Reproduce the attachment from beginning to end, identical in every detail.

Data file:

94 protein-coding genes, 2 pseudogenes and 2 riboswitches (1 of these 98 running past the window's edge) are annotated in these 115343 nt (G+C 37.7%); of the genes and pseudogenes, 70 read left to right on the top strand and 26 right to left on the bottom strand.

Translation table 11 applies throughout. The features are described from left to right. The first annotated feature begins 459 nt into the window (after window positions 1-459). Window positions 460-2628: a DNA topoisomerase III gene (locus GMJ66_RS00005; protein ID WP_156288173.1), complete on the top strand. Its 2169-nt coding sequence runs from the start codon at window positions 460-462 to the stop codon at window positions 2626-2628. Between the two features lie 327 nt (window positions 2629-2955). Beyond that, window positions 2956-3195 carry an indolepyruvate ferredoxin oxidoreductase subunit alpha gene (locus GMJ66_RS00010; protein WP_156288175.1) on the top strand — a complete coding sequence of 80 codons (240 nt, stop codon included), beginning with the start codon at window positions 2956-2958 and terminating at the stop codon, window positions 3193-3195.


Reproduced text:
94 protein-coding genes, 2 pseudogenes and 2 riboswitches (1 of these 98 running past the window's edge) are annotated in these 115343 nt (G+C 37.7%); of the genes and pseudogenes, 70 read left to right on the top strand and 26 right to left on the bottom strand.

Translation table 11 applies throughout. The features are described from left to right. The first annotated feature begins 459 nt into the window (after window positions 1-459). Window positions 460-2628: a DNA topoisomerase III gene (locus GMJ66_RS00005; protein ID WP_156288173.1), complete on the top strand. Its 2169-nt coding sequence runs from the start codon at window positions 460-462 to the stop codon at window positions 2626-2628. Between the two features lie 327 nt (window positions 2629-2955). Beyond that, window positions 2956-3195 carry an indolepyruvate ferredoxin oxidoreductase subunit alpha gene (locus GMJ66_RS00010; protein WP_156288175.1) on the top strand — a complete coding sequence of 80 codons (240 nt, stop codon included), beginning with the start codon at window positions 2956-2958 and terminating at the stop codon, window positions 3193-3195.